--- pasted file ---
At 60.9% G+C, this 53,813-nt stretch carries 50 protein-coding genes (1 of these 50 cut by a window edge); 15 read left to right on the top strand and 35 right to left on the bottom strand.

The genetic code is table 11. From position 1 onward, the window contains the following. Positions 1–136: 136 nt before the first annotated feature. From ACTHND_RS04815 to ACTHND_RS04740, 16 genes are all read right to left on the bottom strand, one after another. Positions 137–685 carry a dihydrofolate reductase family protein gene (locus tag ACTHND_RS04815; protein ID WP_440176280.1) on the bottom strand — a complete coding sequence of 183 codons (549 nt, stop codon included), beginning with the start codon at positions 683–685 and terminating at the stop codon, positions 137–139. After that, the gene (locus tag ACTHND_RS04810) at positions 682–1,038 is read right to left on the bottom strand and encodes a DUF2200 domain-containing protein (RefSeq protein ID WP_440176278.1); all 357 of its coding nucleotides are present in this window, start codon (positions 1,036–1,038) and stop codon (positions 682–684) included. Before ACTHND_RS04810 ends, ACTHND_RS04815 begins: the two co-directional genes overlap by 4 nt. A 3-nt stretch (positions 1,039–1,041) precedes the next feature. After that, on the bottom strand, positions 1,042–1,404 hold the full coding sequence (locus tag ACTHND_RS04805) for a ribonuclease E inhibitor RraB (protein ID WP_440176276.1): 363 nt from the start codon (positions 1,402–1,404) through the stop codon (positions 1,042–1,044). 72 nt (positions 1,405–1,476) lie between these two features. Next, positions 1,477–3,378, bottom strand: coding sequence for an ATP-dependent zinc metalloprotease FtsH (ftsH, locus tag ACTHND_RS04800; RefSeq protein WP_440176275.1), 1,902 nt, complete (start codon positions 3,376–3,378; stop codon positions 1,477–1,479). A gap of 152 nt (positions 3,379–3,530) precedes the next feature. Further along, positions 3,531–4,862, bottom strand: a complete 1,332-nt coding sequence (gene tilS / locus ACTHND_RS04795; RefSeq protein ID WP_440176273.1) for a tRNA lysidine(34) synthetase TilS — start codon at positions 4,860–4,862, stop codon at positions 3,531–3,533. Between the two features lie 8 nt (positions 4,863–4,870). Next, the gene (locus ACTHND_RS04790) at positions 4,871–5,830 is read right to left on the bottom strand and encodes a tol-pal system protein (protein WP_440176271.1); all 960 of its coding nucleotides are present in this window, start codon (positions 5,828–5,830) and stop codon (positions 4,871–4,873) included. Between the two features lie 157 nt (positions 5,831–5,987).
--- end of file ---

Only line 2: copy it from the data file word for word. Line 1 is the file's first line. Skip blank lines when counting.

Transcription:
The genetic code is table 11. From position 1 onward, the window contains the following. Positions 1–136: 136 nt before the first annotated feature. From ACTHND_RS04815 to ACTHND_RS04740, 16 genes are all read right to left on the bottom strand, one after another. Positions 137–685 carry a dihydrofolate reductase family protein gene (locus tag ACTHND_RS04815; protein ID WP_440176280.1) on the bottom strand — a complete coding sequence of 183 codons (549 nt, stop codon included), beginning with the start codon at positions 683–685 and terminating at the stop codon, positions 137–139. After that, the gene (locus tag ACTHND_RS04810) at positions 682–1,038 is read right to left on the bottom strand and encodes a DUF2200 domain-containing protein (RefSeq protein ID WP_440176278.1); all 357 of its coding nucleotides are present in this window, start codon (positions 1,036–1,038) and stop codon (positions 682–684) included. Before ACTHND_RS04810 ends, ACTHND_RS04815 begins: the two co-directional genes overlap by 4 nt. A 3-nt stretch (positions 1,039–1,041) precedes the next feature. After that, on the bottom strand, positions 1,042–1,404 hold the full coding sequence (locus tag ACTHND_RS04805) for a ribonuclease E inhibitor RraB (protein ID WP_440176276.1): 363 nt from the start codon (positions 1,402–1,404) through the stop codon (positions 1,042–1,044). 72 nt (positions 1,405–1,476) lie between these two features. Next, positions 1,477–3,378, bottom strand: coding sequence for an ATP-dependent zinc metalloprotease FtsH (ftsH, locus tag ACTHND_RS04800; RefSeq protein WP_440176275.1), 1,902 nt, complete (start codon positions 3,376–3,378; stop codon positions 1,477–1,479). A gap of 152 nt (positions 3,379–3,530) precedes the next feature. Further along, positions 3,531–4,862, bottom strand: a complete 1,332-nt coding sequence (gene tilS / locus ACTHND_RS04795; RefSeq protein ID WP_440176273.1) for a tRNA lysidine(34) synthetase TilS — start codon at positions 4,860–4,862, stop codon at positions 3,531–3,533. Between the two features lie 8 nt (positions 4,863–4,870). Next, the gene (locus ACTHND_RS04790) at positions 4,871–5,830 is read right to left on the bottom strand and encodes a tol-pal system protein (protein WP_440176271.1); all 960 of its coding nucleotides are present in this window, start codon (positions 5,828–5,830) and stop codon (positions 4,871–4,873) included. Between the two features lie 157 nt (positions 5,831–5,987).